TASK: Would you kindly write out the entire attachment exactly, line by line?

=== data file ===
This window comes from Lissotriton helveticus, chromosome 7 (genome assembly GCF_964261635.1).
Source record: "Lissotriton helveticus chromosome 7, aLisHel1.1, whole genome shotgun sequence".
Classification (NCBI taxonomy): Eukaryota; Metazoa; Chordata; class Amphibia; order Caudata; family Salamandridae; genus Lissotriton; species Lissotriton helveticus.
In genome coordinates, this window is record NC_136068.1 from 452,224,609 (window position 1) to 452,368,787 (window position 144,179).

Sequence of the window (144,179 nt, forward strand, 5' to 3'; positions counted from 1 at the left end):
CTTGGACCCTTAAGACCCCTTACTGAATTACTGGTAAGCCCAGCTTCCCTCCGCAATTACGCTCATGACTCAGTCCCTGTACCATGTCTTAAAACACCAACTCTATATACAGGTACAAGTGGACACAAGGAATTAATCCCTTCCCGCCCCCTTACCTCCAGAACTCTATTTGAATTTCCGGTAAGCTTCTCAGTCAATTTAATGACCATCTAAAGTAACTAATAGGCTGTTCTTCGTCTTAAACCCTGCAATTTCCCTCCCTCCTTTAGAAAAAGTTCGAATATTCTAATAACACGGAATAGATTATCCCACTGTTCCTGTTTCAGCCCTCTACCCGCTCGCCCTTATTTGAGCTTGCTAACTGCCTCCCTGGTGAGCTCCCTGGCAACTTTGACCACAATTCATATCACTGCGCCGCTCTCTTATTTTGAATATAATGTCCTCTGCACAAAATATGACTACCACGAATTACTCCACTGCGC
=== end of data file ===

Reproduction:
This window comes from Lissotriton helveticus, chromosome 7 (genome assembly GCF_964261635.1).
Source record: "Lissotriton helveticus chromosome 7, aLisHel1.1, whole genome shotgun sequence".
Classification (NCBI taxonomy): Eukaryota; Metazoa; Chordata; class Amphibia; order Caudata; family Salamandridae; genus Lissotriton; species Lissotriton helveticus.
In genome coordinates, this window is record NC_136068.1 from 452,224,609 (window position 1) to 452,368,787 (window position 144,179).

Sequence of the window (144,179 nt, forward strand, 5' to 3'; positions counted from 1 at the left end):
CTTGGACCCTTAAGACCCCTTACTGAATTACTGGTAAGCCCAGCTTCCCTCCGCAATTACGCTCATGACTCAGTCCCTGTACCATGTCTTAAAACACCAACTCTATATACAGGTACAAGTGGACACAAGGAATTAATCCCTTCCCGCCCCCTTACCTCCAGAACTCTATTTGAATTTCCGGTAAGCTTCTCAGTCAATTTAATGACCATCTAAAGTAACTAATAGGCTGTTCTTCGTCTTAAACCCTGCAATTTCCCTCCCTCCTTTAGAAAAAGTTCGAATATTCTAATAACACGGAATAGATTATCCCACTGTTCCTGTTTCAGCCCTCTACCCGCTCGCCCTTATTTGAGCTTGCTAACTGCCTCCCTGGTGAGCTCCCTGGCAACTTTGACCACAATTCATATCACTGCGCCGCTCTCTTATTTTGAATATAATGTCCTCTGCACAAAATATGACTACCACGAATTACTCCACTGCGC